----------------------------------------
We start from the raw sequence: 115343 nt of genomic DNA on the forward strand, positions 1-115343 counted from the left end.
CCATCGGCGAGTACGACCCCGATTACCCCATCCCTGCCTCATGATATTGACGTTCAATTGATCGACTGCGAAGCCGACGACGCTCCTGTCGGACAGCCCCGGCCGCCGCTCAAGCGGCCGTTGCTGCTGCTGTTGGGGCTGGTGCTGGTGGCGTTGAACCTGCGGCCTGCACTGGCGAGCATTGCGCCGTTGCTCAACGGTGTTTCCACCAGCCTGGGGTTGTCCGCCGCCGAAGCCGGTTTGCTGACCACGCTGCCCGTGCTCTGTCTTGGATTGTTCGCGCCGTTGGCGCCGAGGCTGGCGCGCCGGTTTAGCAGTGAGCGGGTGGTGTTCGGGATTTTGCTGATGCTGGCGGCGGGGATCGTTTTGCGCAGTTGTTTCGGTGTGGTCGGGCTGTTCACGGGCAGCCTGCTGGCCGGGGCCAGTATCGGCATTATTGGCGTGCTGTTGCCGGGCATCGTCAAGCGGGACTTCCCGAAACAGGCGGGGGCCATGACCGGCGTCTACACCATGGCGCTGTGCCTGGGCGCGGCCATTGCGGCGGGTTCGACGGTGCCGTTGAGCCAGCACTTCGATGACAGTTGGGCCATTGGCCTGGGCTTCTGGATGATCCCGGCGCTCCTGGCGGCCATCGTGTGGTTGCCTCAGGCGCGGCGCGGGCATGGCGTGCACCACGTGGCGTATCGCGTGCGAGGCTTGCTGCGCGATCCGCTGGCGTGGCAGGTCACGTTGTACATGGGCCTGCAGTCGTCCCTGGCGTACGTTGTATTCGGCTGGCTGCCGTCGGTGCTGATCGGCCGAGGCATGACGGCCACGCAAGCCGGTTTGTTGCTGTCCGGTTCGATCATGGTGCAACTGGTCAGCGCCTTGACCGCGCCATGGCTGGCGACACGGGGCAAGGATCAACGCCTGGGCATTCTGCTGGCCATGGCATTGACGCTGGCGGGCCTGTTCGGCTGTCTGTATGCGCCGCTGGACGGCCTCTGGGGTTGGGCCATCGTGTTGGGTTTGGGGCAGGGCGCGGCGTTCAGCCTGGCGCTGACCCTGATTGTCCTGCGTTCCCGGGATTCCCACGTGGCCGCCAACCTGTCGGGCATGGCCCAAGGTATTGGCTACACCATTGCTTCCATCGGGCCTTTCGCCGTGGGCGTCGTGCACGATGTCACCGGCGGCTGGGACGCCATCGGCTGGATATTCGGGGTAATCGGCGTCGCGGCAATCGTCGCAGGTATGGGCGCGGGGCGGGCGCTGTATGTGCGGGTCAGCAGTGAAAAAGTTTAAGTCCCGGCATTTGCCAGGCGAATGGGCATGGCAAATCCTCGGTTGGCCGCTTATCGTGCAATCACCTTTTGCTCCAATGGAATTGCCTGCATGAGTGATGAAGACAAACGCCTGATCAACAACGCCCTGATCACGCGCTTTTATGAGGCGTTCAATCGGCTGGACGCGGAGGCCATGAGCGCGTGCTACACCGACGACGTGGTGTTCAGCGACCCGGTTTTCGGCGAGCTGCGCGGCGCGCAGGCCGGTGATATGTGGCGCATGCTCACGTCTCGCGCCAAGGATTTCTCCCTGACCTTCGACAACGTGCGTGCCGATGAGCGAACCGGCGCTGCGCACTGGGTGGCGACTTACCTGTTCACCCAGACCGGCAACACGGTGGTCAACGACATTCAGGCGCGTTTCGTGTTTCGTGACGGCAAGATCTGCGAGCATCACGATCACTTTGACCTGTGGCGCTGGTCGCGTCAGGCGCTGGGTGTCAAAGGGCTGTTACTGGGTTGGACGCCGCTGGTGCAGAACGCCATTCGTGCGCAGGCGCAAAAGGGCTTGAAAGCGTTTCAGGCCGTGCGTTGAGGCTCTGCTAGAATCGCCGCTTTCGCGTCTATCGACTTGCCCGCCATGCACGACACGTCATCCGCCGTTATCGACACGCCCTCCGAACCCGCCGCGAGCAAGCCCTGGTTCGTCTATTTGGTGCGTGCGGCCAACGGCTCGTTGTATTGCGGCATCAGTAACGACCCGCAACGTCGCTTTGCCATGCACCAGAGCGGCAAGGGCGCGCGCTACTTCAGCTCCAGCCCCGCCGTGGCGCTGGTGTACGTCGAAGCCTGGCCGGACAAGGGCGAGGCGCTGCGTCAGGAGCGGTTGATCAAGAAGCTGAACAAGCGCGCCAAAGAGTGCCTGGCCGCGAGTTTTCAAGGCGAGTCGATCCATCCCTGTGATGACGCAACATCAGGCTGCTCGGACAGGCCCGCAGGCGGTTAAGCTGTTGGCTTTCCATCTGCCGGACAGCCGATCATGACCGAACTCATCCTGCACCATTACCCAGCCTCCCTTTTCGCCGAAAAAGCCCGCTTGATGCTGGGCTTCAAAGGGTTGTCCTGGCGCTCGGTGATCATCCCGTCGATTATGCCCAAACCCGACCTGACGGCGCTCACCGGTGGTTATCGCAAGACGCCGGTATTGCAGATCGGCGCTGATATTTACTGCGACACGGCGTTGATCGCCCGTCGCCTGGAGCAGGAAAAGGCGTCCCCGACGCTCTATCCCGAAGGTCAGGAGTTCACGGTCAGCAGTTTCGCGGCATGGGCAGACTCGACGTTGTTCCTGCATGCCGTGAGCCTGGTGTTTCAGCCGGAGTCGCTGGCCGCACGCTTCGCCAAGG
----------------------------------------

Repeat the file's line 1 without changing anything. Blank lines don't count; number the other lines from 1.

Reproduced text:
We start from the raw sequence: 115343 nt of genomic DNA on the forward strand, positions 1-115343 counted from the left end.